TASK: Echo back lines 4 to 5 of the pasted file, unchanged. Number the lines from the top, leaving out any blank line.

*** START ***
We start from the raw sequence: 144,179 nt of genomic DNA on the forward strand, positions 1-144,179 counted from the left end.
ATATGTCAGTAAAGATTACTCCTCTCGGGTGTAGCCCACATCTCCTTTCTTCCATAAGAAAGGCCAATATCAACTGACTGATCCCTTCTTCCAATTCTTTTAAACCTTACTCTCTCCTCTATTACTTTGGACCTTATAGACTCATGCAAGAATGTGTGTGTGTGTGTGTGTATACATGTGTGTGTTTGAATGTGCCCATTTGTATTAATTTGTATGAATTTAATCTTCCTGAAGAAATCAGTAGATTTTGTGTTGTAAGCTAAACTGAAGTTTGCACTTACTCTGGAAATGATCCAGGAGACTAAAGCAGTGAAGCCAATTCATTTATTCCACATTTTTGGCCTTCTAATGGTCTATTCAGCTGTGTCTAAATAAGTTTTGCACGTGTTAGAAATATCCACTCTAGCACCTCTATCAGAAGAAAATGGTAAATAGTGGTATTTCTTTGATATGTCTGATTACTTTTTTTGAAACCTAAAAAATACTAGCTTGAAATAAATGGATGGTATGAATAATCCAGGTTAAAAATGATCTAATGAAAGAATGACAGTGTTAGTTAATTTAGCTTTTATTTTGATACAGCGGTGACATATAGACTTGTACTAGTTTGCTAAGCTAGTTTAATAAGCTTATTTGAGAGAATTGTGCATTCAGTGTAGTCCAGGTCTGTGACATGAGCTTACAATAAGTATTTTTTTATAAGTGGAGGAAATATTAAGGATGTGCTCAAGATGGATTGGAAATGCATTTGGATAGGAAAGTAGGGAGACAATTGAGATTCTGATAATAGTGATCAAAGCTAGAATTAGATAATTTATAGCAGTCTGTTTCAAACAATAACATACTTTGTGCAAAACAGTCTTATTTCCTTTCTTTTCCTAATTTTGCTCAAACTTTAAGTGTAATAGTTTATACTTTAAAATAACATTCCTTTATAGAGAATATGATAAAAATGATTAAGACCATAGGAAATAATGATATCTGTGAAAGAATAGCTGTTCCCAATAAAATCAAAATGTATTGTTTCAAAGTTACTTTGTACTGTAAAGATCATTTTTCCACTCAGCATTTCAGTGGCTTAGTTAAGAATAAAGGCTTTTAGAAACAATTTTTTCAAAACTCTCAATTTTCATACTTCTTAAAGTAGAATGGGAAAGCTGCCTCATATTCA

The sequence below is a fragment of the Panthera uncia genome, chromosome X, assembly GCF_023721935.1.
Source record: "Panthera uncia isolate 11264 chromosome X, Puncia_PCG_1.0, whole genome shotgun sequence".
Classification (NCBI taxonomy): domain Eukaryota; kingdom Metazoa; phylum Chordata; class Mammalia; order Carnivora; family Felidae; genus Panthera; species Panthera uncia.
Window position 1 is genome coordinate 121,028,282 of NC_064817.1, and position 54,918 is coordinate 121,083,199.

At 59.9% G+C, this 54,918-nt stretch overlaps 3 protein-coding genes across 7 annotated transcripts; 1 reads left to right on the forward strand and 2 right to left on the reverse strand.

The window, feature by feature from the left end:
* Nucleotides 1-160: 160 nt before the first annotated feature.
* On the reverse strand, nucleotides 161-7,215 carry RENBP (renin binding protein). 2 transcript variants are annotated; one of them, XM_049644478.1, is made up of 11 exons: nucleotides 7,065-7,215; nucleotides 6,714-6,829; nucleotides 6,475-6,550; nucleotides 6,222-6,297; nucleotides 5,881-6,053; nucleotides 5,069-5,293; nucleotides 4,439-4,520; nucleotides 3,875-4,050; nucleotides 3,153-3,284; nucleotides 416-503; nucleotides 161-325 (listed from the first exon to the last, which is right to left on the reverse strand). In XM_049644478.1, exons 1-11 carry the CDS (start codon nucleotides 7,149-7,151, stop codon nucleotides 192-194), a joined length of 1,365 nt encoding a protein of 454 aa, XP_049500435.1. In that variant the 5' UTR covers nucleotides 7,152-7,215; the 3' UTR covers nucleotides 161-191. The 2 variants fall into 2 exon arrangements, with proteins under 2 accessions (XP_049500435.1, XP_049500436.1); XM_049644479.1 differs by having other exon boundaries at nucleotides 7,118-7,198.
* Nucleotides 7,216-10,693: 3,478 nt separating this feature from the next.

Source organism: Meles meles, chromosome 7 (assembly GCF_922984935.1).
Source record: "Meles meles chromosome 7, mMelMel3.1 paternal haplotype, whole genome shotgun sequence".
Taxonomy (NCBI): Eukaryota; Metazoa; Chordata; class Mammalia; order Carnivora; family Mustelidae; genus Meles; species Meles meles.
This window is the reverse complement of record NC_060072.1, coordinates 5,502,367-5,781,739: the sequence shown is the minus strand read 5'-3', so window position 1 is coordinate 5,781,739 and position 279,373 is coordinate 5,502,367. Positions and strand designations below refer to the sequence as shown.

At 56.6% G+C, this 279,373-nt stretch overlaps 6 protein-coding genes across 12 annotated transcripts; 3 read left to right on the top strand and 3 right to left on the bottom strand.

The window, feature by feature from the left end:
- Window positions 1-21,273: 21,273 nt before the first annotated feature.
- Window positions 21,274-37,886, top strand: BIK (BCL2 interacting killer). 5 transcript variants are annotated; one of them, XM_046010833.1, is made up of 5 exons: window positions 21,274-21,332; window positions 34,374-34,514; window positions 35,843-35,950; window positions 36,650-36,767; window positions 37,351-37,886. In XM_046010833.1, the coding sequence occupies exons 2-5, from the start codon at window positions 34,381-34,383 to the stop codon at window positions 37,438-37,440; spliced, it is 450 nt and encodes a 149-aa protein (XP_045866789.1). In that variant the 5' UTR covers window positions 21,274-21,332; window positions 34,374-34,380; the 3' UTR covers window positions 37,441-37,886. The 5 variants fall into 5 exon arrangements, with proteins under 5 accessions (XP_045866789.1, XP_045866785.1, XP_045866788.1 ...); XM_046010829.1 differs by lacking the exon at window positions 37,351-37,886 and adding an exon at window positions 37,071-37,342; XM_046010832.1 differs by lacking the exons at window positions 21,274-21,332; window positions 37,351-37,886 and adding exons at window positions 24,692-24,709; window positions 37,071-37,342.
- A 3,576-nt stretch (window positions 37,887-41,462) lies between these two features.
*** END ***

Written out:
Source record: "Panthera uncia isolate 11264 chromosome X, Puncia_PCG_1.0, whole genome shotgun sequence".
Classification (NCBI taxonomy): domain Eukaryota; kingdom Metazoa; phylum Chordata; class Mammalia; order Carnivora; family Felidae; genus Panthera; species Panthera uncia.